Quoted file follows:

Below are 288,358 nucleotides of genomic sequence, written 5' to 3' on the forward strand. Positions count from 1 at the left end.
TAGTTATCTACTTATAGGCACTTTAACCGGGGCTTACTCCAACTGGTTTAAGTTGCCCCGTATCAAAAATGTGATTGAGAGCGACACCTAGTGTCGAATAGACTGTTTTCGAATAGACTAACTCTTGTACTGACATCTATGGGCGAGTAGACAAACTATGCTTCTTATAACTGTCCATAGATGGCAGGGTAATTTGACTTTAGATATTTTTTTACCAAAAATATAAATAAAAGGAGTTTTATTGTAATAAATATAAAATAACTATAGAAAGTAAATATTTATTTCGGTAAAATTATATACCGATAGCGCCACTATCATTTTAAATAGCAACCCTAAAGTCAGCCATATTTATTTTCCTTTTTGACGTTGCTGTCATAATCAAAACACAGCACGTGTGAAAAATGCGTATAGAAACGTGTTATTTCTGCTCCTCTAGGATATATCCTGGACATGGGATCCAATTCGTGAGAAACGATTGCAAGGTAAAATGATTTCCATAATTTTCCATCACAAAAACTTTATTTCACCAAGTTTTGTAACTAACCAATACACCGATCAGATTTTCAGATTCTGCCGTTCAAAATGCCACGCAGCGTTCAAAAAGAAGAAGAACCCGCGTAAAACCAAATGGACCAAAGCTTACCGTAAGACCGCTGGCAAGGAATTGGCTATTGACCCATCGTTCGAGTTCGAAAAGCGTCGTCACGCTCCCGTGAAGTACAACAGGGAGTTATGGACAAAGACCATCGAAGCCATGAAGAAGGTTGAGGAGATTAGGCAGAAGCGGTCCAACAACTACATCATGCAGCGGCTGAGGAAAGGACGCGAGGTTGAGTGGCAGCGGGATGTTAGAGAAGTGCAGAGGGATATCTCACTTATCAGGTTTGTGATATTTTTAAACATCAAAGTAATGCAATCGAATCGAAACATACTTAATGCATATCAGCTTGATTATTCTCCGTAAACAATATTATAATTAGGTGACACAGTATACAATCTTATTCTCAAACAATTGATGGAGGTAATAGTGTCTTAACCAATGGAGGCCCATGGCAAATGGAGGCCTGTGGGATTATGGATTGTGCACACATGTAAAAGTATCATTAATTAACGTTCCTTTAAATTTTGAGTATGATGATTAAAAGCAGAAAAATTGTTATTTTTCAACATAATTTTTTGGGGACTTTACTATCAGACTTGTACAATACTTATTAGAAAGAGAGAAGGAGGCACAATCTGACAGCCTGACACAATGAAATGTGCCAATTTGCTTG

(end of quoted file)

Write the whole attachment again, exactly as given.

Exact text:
Below are 288,358 nucleotides of genomic sequence, written 5' to 3' on the forward strand. Positions count from 1 at the left end.
TAGTTATCTACTTATAGGCACTTTAACCGGGGCTTACTCCAACTGGTTTAAGTTGCCCCGTATCAAAAATGTGATTGAGAGCGACACCTAGTGTCGAATAGACTGTTTTCGAATAGACTAACTCTTGTACTGACATCTATGGGCGAGTAGACAAACTATGCTTCTTATAACTGTCCATAGATGGCAGGGTAATTTGACTTTAGATATTTTTTTACCAAAAATATAAATAAAAGGAGTTTTATTGTAATAAATATAAAATAACTATAGAAAGTAAATATTTATTTCGGTAAAATTATATACCGATAGCGCCACTATCATTTTAAATAGCAACCCTAAAGTCAGCCATATTTATTTTCCTTTTTGACGTTGCTGTCATAATCAAAACACAGCACGTGTGAAAAATGCGTATAGAAACGTGTTATTTCTGCTCCTCTAGGATATATCCTGGACATGGGATCCAATTCGTGAGAAACGATTGCAAGGTAAAATGATTTCCATAATTTTCCATCACAAAAACTTTATTTCACCAAGTTTTGTAACTAACCAATACACCGATCAGATTTTCAGATTCTGCCGTTCAAAATGCCACGCAGCGTTCAAAAAGAAGAAGAACCCGCGTAAAACCAAATGGACCAAAGCTTACCGTAAGACCGCTGGCAAGGAATTGGCTATTGACCCATCGTTCGAGTTCGAAAAGCGTCGTCACGCTCCCGTGAAGTACAACAGGGAGTTATGGACAAAGACCATCGAAGCCATGAAGAAGGTTGAGGAGATTAGGCAGAAGCGGTCCAACAACTACATCATGCAGCGGCTGAGGAAAGGACGCGAGGTTGAGTGGCAGCGGGATGTTAGAGAAGTGCAGAGGGATATCTCACTTATCAGGTTTGTGATATTTTTAAACATCAAAGTAATGCAATCGAATCGAAACATACTTAATGCATATCAGCTTGATTATTCTCCGTAAACAATATTATAATTAGGTGACACAGTATACAATCTTATTCTCAAACAATTGATGGAGGTAATAGTGTCTTAACCAATGGAGGCCCATGGCAAATGGAGGCCTGTGGGATTATGGATTGTGCACACATGTAAAAGTATCATTAATTAACGTTCCTTTAAATTTTGAGTATGATGATTAAAAGCAGAAAAATTGTTATTTTTCAACATAATTTTTTGGGGACTTTACTATCAGACTTGTACAATACTTATTAGAAAGAGAGAAGGAGGCACAATCTGACAGCCTGACACAATGAAATGTGCCAATTTGCTTG